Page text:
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Long, Husky Corners Working On Ball Awareness
Release: 04/23/2010
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April 23, 2010

REMINDER: Saturday's practice (Apr. 24) begins at 11:00 a.m.

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SEATTLE - Inexperience hurts in college football, but the great equalizer is speed.

This aptly sums up cornerback Adam Long's first year with the Huskies in 2009, a campaign where flashy moments mixed with the typical mistakes you'd expect from a redshirt freshman. But what separates Long from his peers is blinding make-up speed, a facet of his game that makes him one of the more dynamic players on the field. It also gives the Huskies an even playing field in a Pac-10 Conference loaded with elite quarterbacks and polished receivers.

Injuries decimated the defensive backfield last season, and so Long got a look almost by default. Then the coaches liked how he handled himself on the road at Arizona State, a game where Long finished with eight tackles and a sack. His progress only snowballed from there, and Long has now entrenched himself atop the depth chart at corner, along with fellow sophomore Desmond Trufant.

Conversely, Long is no longer just a nice surprise on the field. His coaches are now counting on him to make plays, a challenge they issued to Long before spring football began. Cornerbacks coach Demetrice Martin harps on "ball awareness" with his unit, preaching their need to intercept passes and give the ball back to Jake Locker and the offense.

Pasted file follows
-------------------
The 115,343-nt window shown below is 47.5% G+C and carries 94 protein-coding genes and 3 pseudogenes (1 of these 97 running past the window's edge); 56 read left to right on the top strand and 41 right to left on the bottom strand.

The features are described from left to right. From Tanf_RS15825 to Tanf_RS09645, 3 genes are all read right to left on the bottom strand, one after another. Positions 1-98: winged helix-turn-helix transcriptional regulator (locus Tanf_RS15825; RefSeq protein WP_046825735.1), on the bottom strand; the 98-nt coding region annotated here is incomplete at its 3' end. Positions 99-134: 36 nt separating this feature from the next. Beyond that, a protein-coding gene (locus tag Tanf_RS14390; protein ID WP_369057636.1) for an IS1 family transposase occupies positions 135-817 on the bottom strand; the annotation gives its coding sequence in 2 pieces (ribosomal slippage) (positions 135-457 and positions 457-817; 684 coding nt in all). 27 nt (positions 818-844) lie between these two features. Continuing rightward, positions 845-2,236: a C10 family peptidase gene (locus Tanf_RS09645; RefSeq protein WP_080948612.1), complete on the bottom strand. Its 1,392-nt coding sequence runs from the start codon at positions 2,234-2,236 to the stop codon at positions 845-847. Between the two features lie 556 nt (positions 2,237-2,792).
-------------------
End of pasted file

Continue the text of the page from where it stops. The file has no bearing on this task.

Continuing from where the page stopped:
"I've expected a little more of him this spring," Martin said. "Especially with his playmaking abilities and getting better where he left off last year. We're working on that as we speak."

Long understands he needs to improve in that area. In 11 games last season, the Los Angeles native finished with 35 tackles and seven pass breakups, but zero interceptions and zero forced fumbles. Martin has coached Long to get in a position where he's able to instinctively make a play on a lazy pass.

"We want to be able to catch the passes that we can catch and break up the passes that we can break up," Martin said. "We want to have ball awareness, knowing when to gamble and go for an interception."

The theory goes for the unit as a whole, which will boast more depth. Quintin Richardson and Vonzell McDowell Jr., are capable backups and will provide the Huskies with no drop off in talent when the team plays in nickel/dime defenses. Richardson has received plenty of extra reps this spring with the coaches holding Trufant out because of an injury. Additionally, UW is rotating in Anthony Boyles and Anthony Gobern during practice as well. The extra year of experience should help season a young group.

What impressed Martin so much about Long was how well he handled what might be the toughest conference for a corner to play in. The Pac-10 is so loaded at times, Martin said, that there's sometimes nothing a defender can do if the quarterback and receiver are in perfect sync, for example, a back-shoulder pass on a timing route.

Like all good cornerbacks, Long has a short memory. Even better, he has "track speed." Those are the smooth, loping strides that allow Long to cover an impressive amount of ground. Even when he'd be out of position, Long was never out of the play. A year later and more versed in the system, Long is ready to start being a difference-maker.

"I want to be a playmaker," Long said. "I just need to keep working towards it. I'll get there."

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